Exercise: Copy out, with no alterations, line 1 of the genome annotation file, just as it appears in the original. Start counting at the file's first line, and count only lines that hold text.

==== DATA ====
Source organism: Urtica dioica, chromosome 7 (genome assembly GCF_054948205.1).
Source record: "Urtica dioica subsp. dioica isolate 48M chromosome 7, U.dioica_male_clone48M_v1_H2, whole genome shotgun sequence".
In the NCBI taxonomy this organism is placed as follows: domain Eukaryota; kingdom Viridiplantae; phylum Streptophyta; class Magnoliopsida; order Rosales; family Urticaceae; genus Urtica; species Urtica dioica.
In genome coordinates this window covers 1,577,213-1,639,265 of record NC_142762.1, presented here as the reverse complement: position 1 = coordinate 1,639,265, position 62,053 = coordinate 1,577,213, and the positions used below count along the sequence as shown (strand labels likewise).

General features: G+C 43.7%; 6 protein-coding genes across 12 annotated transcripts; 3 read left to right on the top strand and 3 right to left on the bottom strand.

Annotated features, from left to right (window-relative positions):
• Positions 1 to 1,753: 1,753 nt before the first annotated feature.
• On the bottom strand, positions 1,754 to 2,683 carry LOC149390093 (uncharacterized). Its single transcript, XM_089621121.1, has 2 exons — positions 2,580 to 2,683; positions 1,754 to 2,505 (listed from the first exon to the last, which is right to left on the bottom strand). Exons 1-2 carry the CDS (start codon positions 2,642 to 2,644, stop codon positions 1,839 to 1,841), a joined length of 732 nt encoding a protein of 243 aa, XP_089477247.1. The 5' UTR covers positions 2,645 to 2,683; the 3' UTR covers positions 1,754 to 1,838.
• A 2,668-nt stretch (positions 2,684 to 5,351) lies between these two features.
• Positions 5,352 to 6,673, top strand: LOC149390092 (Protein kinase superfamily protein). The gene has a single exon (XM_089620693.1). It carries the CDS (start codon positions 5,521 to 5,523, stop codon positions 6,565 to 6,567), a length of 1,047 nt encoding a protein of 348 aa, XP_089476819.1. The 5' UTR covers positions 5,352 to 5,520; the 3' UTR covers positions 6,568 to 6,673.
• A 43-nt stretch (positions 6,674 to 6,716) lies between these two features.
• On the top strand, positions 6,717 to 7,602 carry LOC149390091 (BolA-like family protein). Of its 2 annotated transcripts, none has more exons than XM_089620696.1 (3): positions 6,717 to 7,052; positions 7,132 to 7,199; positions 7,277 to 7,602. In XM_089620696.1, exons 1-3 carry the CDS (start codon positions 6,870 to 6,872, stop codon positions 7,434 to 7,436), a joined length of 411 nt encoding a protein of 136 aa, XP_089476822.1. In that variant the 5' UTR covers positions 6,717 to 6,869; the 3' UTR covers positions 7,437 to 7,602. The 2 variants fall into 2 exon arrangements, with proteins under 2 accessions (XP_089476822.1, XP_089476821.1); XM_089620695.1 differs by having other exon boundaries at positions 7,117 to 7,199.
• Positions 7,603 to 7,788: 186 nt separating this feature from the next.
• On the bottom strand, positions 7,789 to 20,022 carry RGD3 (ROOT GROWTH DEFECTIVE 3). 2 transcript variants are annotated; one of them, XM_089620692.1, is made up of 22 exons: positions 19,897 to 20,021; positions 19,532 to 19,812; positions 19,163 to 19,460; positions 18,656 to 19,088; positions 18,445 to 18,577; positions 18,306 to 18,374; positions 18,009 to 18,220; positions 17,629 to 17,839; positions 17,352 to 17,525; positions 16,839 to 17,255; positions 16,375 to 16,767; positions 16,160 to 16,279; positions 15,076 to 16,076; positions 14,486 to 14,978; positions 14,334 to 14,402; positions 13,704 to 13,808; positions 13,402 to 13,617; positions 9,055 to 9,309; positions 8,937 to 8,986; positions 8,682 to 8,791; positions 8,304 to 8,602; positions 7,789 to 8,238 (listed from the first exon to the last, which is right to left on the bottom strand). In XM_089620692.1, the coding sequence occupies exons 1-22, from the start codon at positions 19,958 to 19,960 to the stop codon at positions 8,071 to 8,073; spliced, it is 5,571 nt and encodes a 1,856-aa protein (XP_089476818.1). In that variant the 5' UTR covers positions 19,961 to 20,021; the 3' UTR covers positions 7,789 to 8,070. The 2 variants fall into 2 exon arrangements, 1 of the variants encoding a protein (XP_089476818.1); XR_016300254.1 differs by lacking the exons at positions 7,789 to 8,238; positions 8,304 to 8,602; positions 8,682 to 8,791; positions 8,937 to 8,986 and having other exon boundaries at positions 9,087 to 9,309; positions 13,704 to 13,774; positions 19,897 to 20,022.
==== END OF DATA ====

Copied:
Source organism: Urtica dioica, chromosome 7 (genome assembly GCF_054948205.1).